When I first read this in 2008, I wrote:
The prisoner, overtly at least, is the narrator’s girlfriend Albertine, who moves in with him at the start of the book and (spoiler alert!) moves out at the end of The Prisoner, and then suddenly dies a few pages into The Fugitive. The translator says in her foreword that she thinks it entirely unrealistic to portray a young single upper-class woman cohabiting with a man she isn’t married to at the time period in question, even under the very secretive circumstances described in the novel (hence Albertine being described as a “prisoner”). I am not so sure. There was an awful lot going on under the radar screen in real life – indeed Proust is full of illicit and secretive love affairs, both gay and straight – and in a world where he thinks she is being sought after by every woman they meet, her secretly shacking up with him is not especially implausible.

There are some wobbly bits (again, the translator notes that Bergotte, a minor character, dies dramatically at one point but is being talked about as if still alive a few dozen pages later), but some great bits of description. That goes even more for the second part of the volume, The Fugitive, where the identity of the titular fugitive is much less immediately apparent, and the book starts off with loads of vicariously reported hot girl-on-girl action, and then spins out into a detailed and honest examination of the psychology of loss, with some very good sentences that almost qualify as one-liners. (But not quite. This is Proust, after all.)

Maybe I’m only now really getting into it, but it seemed to me that this was the most approachable volume yet of the five I’ve read, and I think I would actually recommend that someone wondering if Proust is for them should start here rather than with the first volume. It’s not as if the narrative is all that linear anyway.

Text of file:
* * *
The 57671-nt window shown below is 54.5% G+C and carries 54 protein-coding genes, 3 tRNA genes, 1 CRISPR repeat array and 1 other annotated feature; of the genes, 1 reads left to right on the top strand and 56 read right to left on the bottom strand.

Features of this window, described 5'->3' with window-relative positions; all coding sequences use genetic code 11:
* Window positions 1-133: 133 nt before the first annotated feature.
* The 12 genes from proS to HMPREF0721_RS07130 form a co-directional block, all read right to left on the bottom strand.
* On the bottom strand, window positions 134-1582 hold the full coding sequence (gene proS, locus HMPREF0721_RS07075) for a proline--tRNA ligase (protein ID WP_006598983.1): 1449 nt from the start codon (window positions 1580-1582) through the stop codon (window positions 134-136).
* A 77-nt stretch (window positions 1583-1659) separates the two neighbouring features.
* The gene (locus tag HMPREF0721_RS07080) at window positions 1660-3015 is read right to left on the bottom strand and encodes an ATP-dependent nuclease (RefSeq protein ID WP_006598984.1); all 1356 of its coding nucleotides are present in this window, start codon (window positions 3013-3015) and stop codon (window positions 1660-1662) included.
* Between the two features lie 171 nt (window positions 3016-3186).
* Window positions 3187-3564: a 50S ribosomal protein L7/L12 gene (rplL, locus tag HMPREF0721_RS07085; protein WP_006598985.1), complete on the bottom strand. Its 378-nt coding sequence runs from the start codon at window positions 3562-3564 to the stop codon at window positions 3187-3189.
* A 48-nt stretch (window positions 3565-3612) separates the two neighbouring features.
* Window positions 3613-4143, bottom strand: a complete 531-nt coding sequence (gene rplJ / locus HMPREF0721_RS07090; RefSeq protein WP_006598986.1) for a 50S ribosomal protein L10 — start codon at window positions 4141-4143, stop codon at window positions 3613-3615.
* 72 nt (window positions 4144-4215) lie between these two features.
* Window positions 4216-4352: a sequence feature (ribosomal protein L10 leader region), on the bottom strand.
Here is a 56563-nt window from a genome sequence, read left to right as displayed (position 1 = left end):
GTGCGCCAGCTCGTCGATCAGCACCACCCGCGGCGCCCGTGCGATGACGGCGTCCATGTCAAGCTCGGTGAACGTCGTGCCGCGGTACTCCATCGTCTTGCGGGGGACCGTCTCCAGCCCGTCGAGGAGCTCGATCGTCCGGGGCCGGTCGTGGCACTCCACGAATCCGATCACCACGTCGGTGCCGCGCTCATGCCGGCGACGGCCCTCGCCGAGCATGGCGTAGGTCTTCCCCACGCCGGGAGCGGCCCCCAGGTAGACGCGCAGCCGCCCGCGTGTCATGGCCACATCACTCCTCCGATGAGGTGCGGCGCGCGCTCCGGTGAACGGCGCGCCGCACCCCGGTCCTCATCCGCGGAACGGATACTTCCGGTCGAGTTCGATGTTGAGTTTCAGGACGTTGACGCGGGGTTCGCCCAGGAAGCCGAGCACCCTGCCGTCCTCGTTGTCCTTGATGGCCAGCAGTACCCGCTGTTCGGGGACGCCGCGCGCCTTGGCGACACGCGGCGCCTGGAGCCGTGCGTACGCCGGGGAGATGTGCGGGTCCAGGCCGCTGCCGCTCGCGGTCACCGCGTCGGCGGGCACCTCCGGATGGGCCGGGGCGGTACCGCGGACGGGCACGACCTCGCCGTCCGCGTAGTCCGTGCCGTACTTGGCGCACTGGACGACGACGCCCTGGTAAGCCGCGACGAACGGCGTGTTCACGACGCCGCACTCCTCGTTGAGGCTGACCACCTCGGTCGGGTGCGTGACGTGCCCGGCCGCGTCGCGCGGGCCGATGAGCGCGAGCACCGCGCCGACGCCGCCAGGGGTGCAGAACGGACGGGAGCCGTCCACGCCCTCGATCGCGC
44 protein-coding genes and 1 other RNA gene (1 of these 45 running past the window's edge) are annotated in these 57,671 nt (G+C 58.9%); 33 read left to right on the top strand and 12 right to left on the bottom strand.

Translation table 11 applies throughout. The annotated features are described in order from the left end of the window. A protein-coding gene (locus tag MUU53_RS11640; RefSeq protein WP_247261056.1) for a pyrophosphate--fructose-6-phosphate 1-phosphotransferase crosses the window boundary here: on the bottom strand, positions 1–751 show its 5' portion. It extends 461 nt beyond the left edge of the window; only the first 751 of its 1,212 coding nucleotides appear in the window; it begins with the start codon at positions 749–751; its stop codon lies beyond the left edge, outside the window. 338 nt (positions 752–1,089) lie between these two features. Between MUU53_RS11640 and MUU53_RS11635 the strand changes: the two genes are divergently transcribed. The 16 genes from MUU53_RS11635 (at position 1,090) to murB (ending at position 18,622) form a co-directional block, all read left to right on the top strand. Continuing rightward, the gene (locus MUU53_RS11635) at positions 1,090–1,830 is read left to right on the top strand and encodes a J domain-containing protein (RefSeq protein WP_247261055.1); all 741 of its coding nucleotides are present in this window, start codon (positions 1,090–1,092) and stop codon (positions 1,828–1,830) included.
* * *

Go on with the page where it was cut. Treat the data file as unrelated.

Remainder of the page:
On this reading, I found the book/books much tougher going than I did first time round. In particular, the narrator's behaviour is pretty creepy. His treatment of Albertine in the first book is borderline coercive; he doesn't especially even like her, but at the same time he is jealous of her other friendships and relationships. He simply exploits unnamed women in the second book (including getting summoned to the police to account for his interactions with an underaged girl; since he is a gentleman, he is let off without even a slap on the wrist). However, the portrayal of the psychology of obsession in the first book, grief and loss in the second, and jealousy in both is very well observed, and if you can distance the author from the narrator maybe it's a bit more enjoyable. You can get it here.